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Shammer

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  • Birthday 12/16/1974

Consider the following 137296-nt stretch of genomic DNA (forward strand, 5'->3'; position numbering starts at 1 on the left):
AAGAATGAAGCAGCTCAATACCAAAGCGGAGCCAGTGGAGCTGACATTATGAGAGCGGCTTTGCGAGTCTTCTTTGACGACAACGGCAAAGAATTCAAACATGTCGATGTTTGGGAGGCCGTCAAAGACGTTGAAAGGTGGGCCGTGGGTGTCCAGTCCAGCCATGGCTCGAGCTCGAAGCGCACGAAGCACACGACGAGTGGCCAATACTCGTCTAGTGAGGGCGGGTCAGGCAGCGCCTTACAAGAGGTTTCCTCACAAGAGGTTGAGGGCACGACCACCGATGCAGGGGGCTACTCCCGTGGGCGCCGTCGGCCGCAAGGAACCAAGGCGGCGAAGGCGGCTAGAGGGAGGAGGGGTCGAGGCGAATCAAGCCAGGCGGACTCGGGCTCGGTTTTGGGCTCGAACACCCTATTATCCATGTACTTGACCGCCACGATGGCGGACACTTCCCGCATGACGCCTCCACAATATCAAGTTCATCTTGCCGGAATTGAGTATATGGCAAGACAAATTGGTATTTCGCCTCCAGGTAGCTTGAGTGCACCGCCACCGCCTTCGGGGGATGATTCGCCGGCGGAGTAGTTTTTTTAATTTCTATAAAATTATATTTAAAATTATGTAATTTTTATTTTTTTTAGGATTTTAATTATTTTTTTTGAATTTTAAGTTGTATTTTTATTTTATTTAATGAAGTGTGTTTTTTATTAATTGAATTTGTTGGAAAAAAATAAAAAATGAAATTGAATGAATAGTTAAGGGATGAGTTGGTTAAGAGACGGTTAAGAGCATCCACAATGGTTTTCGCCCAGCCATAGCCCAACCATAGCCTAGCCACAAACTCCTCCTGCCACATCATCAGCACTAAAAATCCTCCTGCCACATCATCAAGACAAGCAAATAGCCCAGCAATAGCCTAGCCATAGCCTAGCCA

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  1. Sorry I didn't get back to you sooner, but in response to what sort of training plan they have for Oct. 19-21, I don't know any of those particulars.  I'd guess that contacting the Texas National Militia or United III%'s of Texas, would be your best bet since they are hosting the event. You should be able to contact them through the M.M. site. Sorry I could not be more specific.   Max